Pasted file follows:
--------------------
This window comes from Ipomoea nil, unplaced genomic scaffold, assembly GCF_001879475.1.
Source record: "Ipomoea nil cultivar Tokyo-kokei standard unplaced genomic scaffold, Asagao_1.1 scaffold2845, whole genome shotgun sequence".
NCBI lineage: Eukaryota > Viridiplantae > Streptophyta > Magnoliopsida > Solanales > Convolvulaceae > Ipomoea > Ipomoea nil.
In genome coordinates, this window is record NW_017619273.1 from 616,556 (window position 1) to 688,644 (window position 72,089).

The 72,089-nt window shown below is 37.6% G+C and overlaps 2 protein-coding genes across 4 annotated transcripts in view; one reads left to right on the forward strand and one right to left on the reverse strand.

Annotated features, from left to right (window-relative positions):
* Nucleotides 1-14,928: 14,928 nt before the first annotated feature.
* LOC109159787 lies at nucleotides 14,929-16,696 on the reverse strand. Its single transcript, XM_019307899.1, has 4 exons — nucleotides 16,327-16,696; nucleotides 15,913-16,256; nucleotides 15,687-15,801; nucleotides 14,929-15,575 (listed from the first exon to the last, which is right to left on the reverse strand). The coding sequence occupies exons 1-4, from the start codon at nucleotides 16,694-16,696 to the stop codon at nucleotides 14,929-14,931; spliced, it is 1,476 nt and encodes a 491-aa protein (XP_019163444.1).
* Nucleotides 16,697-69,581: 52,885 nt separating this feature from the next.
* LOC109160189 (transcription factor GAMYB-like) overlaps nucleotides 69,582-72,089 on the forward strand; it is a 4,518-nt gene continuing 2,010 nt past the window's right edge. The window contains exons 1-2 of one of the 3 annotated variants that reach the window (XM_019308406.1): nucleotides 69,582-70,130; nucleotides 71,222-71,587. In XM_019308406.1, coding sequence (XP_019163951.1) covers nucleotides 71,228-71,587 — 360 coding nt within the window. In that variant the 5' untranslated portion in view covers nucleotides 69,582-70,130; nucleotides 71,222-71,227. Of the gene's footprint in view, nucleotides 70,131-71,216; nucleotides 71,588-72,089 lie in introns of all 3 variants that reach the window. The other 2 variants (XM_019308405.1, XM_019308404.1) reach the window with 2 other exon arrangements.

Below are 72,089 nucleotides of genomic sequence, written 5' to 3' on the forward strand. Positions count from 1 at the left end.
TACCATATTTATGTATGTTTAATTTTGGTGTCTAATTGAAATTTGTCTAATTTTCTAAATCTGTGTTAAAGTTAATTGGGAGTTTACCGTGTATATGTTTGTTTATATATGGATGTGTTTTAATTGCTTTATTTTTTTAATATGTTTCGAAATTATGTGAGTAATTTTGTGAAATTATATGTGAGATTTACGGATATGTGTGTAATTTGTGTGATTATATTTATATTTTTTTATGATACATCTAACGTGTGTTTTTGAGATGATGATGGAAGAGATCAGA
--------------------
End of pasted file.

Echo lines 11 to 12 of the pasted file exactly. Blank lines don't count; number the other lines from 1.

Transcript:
Below are 72,089 nucleotides of genomic sequence, written 5' to 3' on the forward strand. Positions count from 1 at the left end.
TACCATATTTATGTATGTTTAATTTTGGTGTCTAATTGAAATTTGTCTAATTTTCTAAATCTGTGTTAAAGTTAATTGGGAGTTTACCGTGTATATGTTTGTTTATATATGGATGTGTTTTAATTGCTTTATTTTTTTAATATGTTTCGAAATTATGTGAGTAATTTTGTGAAATTATATGTGAGATTTACGGATATGTGTGTAATTTGTGTGATTATATTTATATTTTTTTATGATACATCTAACGTGTGTTTTTGAGATGATGATGGAAGAGATCAGA